I missed my brothers and my mom, the chaos, and the effort to get a full course, made from scratch dinner, prepared at an hour that I wouldn't even entertain at any other time of the year.  But it was a good day.  What made this holiday different than prior years?  It was the fact that I did it my way which wasn't typical of societal expectations that were set for me.  I combined my favorite traditions -- real roasted turkey (nothing like it for sandwiches and 200% better than that processed stuff the deli calls roasted turkey); my baked macaroni & cheese (which is really simple to make but for some reason only prepared during special occasions even though we love it -- this will change); and fresh greens (as long as I have breath we will not have Glory greens n this house).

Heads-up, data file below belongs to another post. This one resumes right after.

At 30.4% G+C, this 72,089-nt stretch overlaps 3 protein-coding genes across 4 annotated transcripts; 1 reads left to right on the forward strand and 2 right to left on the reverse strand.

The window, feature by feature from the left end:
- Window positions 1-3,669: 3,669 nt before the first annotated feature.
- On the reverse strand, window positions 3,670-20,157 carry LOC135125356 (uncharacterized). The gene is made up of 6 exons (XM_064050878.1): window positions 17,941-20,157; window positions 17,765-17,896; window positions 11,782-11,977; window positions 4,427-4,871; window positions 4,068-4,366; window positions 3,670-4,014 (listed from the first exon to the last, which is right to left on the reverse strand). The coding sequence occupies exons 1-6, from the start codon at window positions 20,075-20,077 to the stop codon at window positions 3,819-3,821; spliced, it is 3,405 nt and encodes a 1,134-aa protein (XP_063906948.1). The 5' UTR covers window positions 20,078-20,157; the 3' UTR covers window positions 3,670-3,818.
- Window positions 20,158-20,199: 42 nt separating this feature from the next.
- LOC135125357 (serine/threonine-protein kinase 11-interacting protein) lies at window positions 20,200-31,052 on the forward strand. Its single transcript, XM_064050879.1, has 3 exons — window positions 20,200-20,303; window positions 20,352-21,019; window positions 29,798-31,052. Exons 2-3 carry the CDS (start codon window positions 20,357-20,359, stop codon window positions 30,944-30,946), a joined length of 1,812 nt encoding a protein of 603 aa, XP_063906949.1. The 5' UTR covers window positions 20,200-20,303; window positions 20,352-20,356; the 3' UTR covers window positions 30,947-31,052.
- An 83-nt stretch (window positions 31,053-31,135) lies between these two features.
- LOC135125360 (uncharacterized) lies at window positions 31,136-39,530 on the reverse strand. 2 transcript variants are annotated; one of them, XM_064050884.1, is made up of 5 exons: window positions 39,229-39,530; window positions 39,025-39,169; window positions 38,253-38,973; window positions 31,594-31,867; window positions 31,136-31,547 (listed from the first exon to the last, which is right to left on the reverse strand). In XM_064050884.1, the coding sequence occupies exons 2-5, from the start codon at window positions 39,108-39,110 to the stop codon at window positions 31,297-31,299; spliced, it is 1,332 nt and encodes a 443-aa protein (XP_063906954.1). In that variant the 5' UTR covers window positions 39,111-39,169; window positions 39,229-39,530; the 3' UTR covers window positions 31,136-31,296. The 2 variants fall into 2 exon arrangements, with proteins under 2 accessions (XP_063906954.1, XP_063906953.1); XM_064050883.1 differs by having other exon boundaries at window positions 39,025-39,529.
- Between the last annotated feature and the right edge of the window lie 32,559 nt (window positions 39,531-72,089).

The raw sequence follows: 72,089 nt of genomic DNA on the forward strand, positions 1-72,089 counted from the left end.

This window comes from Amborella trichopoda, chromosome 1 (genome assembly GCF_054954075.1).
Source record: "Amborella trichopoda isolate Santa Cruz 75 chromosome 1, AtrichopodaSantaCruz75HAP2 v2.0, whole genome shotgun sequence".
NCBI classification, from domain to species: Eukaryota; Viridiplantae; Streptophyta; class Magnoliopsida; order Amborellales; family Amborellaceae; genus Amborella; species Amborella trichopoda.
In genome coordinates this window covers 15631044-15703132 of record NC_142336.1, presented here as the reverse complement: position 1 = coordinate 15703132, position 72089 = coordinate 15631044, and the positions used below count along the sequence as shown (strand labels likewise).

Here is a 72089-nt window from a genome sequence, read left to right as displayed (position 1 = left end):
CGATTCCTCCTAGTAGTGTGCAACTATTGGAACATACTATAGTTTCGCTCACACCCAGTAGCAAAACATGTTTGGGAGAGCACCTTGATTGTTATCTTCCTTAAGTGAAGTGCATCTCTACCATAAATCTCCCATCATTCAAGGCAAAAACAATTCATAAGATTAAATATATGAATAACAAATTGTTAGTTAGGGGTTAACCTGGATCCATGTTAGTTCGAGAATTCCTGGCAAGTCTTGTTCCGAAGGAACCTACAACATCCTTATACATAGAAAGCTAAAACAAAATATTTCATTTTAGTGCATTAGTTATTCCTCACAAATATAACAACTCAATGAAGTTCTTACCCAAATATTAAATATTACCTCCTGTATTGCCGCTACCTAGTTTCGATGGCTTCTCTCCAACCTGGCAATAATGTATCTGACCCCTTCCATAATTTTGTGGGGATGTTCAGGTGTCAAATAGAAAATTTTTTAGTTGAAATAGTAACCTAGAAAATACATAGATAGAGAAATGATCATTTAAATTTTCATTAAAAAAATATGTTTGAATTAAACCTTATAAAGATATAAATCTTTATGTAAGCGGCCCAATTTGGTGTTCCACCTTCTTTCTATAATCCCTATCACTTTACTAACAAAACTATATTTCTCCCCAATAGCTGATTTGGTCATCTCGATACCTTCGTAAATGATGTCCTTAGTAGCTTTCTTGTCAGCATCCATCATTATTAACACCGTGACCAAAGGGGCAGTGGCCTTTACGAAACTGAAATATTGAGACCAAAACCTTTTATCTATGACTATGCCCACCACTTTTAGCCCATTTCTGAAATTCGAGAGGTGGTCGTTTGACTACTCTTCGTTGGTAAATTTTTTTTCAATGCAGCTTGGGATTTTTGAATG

It made me realize how much drama could be eliminated from my life if I did more "my way" instead of some unrealistic expectation that I felt I had to strive to meet.  Thanksgiving 2010, unplanned and uncoordinated as it was, actually turned out to be one of the best Thanksgiving holidays I've experienced.  I wasn't able to say the prayer quite as eloquently as my mom, but I'm sure God understood. 

How much of our stress and pressure is due to perceived expectations?  How much stress and pressure can be eliminated if we just "do you"?